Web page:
Ok, so there are some rumor winds swirling  from Philly.com that the Sixers have made an offer for malcontent Nuggets forward Carmelo Anthony, and that the Nuggets kinda, sorta, maybe like the deal.  The question of the hour is, do they like it, or do they like it, like it.

Let’s say they like it, like it.  I’m going to peer into my crystal ball and tell you how this one plays out (BTW, my crystal ball is a replica of Ed Stefanski’s head).  The trade would be incredibly popular initially with both fans and the less-savvy members of the media (but I repeat myself, zing!), and everybody would sing the praises of Rod Thorn and draw parallels between his acquisition of Jason Kidd ten years ago and the Nets consequent rise to the top of the East and his now acquisition of a twenty-six year old Olympian, near scoring champion and, in the circumspect and well-considered words of Chauncy Billups, “one of the top two or three players in the world.”  Hot damn, this Thorn is a wheelin’, dealin’, riverboat gambler!  He turned Igoudala into Carmelo.  How’s that for alchemy? — the columns would read. 

Expectations would be high.  Through the roof.  They would literally explode through the roof.  After enough roofs were destroyed, people would learn not to keep these expectations indoors.  They’d be left outside to soar, to be free.  And why not?  Carmelo Anthony is the single best player in basketball not named Kobe, Lebron or Durant!  We know that because he scores the most. You can’t win without scoring points, anybody knows that.  And the guy he’s replacing?  Iguodala?  More like “ugly(jumper)odala!”  That guy sucks.  Look at his scoring for crying out loud.  Carmelo scores waaaaaaay more than him.  Carmelo, points, Carmelo, twenty-eight a game, Carmelo, scorer, Carmellllllllloooooo!  That’s how the conventional wisdom would go.   And who could argue with it.  Carmelo does score a lot of points.   And everybody knows the best player is the guy who scores the most.  Period.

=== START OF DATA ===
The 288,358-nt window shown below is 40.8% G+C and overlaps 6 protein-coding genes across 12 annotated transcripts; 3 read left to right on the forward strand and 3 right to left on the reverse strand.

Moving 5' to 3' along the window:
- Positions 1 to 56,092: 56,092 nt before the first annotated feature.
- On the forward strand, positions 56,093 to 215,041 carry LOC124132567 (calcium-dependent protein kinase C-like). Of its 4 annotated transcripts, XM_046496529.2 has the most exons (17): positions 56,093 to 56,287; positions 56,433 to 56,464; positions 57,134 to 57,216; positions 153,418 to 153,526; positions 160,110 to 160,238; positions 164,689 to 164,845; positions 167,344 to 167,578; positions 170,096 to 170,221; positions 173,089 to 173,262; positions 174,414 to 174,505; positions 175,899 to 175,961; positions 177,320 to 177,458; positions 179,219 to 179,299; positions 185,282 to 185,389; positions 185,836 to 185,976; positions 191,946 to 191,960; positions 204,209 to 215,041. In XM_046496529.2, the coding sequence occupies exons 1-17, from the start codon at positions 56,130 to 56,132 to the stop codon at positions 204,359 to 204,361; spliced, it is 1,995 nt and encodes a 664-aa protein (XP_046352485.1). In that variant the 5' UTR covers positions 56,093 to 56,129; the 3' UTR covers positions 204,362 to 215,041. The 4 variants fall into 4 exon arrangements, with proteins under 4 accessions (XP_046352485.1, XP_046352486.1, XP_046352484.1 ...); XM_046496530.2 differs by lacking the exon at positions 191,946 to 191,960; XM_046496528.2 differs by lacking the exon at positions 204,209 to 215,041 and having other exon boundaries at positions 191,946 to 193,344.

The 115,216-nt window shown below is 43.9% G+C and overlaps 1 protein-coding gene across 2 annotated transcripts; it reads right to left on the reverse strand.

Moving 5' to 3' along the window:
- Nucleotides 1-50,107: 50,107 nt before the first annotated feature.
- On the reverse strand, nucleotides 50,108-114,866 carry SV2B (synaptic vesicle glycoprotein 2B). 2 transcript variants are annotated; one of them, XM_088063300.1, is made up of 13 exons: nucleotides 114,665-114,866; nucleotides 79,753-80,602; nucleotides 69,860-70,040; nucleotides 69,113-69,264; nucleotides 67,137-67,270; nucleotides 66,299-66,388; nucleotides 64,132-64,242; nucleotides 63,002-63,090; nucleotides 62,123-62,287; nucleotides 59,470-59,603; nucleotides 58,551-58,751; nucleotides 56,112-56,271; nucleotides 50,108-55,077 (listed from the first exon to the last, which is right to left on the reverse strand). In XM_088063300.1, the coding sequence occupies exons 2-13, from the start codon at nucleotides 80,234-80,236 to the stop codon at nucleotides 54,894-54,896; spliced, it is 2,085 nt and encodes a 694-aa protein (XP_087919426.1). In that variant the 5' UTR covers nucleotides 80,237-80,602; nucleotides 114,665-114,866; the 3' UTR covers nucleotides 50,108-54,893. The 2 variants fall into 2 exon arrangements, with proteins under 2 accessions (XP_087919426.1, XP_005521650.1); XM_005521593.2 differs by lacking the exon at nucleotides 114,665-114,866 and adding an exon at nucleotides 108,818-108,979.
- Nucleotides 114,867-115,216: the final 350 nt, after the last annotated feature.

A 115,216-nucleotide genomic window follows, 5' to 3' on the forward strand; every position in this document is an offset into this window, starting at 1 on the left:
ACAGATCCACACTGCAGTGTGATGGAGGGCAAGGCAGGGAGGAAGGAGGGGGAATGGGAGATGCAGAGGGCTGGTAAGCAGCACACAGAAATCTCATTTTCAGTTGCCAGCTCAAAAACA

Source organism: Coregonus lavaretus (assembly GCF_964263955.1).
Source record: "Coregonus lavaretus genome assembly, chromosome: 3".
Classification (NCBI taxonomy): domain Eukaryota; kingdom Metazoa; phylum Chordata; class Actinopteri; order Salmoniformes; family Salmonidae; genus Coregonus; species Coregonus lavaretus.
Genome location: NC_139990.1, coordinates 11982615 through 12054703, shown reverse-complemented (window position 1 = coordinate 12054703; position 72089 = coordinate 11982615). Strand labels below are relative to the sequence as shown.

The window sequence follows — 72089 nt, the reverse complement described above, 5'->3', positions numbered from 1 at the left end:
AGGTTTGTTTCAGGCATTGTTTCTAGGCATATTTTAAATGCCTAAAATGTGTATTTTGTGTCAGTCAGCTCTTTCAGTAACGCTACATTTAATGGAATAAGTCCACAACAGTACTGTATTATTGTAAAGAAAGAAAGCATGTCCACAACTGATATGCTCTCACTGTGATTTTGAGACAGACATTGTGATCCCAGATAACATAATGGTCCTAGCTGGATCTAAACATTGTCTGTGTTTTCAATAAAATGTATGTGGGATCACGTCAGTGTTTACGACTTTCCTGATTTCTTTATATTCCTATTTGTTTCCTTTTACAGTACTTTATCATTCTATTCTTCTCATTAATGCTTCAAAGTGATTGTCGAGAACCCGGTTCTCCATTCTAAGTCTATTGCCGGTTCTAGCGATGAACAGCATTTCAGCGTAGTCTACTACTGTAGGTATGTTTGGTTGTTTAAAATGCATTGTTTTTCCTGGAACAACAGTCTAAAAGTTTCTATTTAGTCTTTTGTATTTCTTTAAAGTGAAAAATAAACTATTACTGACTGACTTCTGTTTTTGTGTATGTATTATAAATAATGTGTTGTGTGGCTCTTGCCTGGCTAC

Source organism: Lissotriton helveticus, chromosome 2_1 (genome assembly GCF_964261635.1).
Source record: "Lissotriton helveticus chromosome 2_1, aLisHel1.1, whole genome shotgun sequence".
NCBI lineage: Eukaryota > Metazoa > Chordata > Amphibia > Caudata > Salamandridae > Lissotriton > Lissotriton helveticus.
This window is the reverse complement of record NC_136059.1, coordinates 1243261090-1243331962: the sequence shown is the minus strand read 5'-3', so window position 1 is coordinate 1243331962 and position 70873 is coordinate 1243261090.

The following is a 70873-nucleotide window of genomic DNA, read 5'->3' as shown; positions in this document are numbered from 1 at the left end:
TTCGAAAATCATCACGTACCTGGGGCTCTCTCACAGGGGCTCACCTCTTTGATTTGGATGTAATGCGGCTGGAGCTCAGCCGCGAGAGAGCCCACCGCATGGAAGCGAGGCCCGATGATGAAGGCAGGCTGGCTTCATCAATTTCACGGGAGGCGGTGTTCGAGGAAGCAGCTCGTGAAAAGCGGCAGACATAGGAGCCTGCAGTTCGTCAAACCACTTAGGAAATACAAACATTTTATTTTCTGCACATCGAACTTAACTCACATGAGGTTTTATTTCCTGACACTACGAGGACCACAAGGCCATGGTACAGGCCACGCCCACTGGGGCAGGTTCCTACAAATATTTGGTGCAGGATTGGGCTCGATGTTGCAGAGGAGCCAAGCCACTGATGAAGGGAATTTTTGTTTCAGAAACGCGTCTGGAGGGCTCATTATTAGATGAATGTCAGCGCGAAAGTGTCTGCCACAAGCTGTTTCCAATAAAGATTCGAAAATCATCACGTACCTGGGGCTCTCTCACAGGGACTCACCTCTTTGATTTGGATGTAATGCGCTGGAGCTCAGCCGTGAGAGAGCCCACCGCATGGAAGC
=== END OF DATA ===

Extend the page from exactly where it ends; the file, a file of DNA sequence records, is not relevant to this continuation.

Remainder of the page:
Pretty soon though the Sixers would have to start playing games, would lose these games, and this unexpected losing would cause the hype train –fuelled by a month of irrational exuberance– to tragically derail, possibly killing Phil Jasner.  After Jasner was mourned, people would return to puzzling over why the Sixers, the purportedly reborn Sixers, were losing games at such a break-neck pace. It’s the chemistry, Jrue Holliday hasn’t developed, Carmelo isn’t comfortable under the harsh Philly-spotlight, Doug Collins is the culprit, Lou Williams isn’t driving enough, Phil Collins is the culprit (The PA had played too much Genesis in pregame), Evan Turner hasn’t warranted his high pick, the papers would loudly speculate, throwing darts at the mounting losses.  The question that would be on the tip of everyone’s tongue (or the tongues of the few who were still paying attention to an NBA team with a .250 winning percentage) would be an understandable one: What the hell happened?

This, dear reader, is what the hell happened.  The reason the Sixers, despite swapping a scrub like Iguodala for a top player like Melo, would still suck is because Carmelo Anthony – all-star, 2ndteam all-NBA, Olympic gold medalist, NCAA national-champion, Carmelo Anthony– sucks.  And Andre Iguodala is a star.  Yeah, I went there.

Here’s a chart that demonstrates this little known fact. (The bold font indicates head-to-head superiority, red indicates inferiority to others at his position)

Statistic Average SG Iguodala’s Career   Average SF Melo’s Career
Points per shot 0.96 1.00   0.97 0.96
Free Throw Percentage 0.8 0.75   0.76 0.8
Field Goal Attempts 17.5 14.9   16.7 25.4
Free Throw Attempts 4.9 6.6   5.0 10.4
Points Scored 20.8 20.0   19.9 32.5
Rebounds 5.6 7.3   7.6 8.2
Steals 1.8 2.2   1.6 1.5
Blocked Shots 0.5 0.6   0.8 0.6
Assists 4.6 5.8   3.6 4.1
Turnovers 2.8 3.1   2.8 4.1
Personal Fouls 3.7 2.8   4.2 4.0